This is how one should feel with every mitzvah, and how much more so with talmud Torah, where every single word that he learns is a mitzvas asei, and is considered equal to all the mitzvos in the Torah… So it’s with the deepest and most immense joy that he should rejoice when he’s learning Torah!

    This is all the more so in our generation, where most people have the added simcha of being able to learn with more tranquility and peace of mind than previous generations, who often learned under poverty and distress. So our Torah learning should have extra joy!

    Many people also had a loss of kavanah in davening. Hashem has inspired us to say the birchos hoda’ah with hearts full of gratitude, as we explained earlier with the words of the Sefer Chasidim and the Levush.

    Birchos hamitzvos are also an opportunity to thank Hashem with a heart full of joy for Him giving us this precious mitzvah, as is also explained by the Sefer Chasidim.

    The birchos bakashos, too, we should say with our whole hearts, knowing that all our needs are dependent only on Hakadosh Baruch Hu! And the great mitzvah of tefilah shouldn’t be like a burden to us that we do just because we have to,[23] but instead we should daven with joy, because davening is an awe-inspiring privilege; we are so lucky to be able to do it![24]

    How Can We Give Back to Hashem?

    The Ramban that we discussed previously states that the purpose of all the mitzvos and all of Creation – is to have emunah and thank Hashem for creating us! This appreciation obligates us to keep the entire Torah, as the Ramban[25] explains elsewhere in reference to yetzias Mitzrayim. He writes that Hashem taking us out of Mitzrayim from slavery to freedom, obligates us to be His servants. At that time, bnei Yisrael accepted ol malchus shamayim to be the servants of Hashem. This appreciation brings us to fulfill all of the Torah properly! If there are areas in which we are lacking – it leads us to work on resolving those shortcomings. Our gratitude inspires us to improve our maasim.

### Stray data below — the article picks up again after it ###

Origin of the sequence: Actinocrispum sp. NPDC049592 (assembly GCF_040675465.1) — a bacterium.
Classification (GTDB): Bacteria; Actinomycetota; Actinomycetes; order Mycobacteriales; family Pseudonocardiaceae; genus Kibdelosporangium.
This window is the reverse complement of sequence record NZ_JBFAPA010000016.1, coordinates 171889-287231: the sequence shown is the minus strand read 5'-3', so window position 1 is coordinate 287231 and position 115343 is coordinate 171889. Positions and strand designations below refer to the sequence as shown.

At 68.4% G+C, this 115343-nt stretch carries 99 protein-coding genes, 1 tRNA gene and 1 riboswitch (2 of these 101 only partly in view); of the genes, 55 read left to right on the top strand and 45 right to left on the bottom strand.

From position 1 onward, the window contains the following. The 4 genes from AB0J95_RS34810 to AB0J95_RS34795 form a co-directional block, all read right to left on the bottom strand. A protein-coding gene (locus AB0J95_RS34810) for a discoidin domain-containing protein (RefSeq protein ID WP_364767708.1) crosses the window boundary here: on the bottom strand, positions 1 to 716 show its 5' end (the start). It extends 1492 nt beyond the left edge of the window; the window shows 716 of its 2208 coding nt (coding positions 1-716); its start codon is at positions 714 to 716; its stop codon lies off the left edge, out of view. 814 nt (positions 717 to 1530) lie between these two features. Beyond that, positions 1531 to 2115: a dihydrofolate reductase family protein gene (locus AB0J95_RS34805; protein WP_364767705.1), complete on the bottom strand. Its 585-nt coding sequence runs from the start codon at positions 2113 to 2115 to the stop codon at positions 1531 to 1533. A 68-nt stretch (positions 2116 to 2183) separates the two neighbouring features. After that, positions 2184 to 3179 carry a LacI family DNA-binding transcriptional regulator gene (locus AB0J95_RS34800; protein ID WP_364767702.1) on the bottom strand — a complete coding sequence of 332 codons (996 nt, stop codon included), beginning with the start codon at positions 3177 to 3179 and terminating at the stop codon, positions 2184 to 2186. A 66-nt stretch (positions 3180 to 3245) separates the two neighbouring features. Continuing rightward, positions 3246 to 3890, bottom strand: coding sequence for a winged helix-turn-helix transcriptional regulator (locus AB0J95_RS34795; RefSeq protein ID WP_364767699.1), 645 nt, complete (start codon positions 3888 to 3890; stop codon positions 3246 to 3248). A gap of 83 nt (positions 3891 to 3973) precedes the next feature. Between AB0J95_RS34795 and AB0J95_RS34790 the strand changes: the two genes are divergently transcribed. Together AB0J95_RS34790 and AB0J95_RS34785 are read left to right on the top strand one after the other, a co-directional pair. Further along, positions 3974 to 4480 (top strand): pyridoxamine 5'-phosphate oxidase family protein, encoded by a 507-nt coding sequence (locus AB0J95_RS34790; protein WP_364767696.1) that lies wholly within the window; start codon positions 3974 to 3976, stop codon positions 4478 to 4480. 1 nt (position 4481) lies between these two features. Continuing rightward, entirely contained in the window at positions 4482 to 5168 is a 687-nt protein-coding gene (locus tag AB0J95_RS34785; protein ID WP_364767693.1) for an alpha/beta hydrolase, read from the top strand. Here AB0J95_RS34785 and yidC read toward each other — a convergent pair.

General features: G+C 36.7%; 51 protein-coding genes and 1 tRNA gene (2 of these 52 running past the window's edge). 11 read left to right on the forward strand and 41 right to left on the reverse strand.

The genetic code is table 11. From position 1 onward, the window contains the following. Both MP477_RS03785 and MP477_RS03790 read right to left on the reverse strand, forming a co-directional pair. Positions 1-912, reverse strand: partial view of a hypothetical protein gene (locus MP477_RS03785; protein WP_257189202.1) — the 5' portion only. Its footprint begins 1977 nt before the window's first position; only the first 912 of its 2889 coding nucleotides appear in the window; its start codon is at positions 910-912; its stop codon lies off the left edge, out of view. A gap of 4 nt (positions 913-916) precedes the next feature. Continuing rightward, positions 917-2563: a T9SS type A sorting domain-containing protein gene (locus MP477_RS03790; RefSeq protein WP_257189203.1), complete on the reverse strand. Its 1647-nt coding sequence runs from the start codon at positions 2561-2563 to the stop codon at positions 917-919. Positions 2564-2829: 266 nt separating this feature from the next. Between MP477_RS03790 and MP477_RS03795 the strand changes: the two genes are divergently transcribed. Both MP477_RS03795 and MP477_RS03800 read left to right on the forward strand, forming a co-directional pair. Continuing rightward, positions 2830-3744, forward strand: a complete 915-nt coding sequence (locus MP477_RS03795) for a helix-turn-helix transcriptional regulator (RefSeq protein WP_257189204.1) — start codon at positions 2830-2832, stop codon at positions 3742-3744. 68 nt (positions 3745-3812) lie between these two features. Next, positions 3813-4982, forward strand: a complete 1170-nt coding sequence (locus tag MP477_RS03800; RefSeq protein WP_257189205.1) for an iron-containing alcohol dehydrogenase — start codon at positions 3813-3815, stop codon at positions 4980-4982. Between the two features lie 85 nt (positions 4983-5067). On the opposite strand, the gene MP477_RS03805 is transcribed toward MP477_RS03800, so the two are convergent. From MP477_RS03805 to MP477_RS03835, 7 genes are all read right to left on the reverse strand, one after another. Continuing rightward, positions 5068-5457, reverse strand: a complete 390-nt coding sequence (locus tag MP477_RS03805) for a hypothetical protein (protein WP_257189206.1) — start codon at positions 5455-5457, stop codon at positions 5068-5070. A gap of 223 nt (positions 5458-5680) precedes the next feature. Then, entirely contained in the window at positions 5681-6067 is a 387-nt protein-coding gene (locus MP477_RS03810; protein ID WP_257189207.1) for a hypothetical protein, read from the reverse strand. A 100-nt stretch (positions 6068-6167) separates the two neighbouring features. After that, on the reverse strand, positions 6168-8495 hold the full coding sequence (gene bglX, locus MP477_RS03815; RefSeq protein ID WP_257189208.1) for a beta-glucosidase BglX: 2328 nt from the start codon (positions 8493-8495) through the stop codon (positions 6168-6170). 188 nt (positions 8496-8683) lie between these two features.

Especially in our generation that is so blessed, we can recognize the kindness of Hashem in gifting us with many priceless chasodim, more than previous generations. We experience enormous wealth; we’re a “dor ochlei mon!” We are indebted even more in our avodas Hashem than earlier generations were – because those who receive more should give that much more back![26] And we should always remember that everything is from Hashem Yisbarach – money, health – and everything! – and continuously thank Him and give back to Him for it.  

    How can we give back more? We can invest in self-improvement and betterment. We should look into ourselves and see what we could improve – and each person knows himself and what he’s ready for at his level, and he should keep striving ever higher. And every small way that we can better ourselves is priceless!

    Hashem should always help us to keep on reaching higher and higher levels of Torah and yiras Shamayim, and He should remove sickness and mageifah from Klal Yisrael, and we should merit the geulah sheleimah speedily, in our days.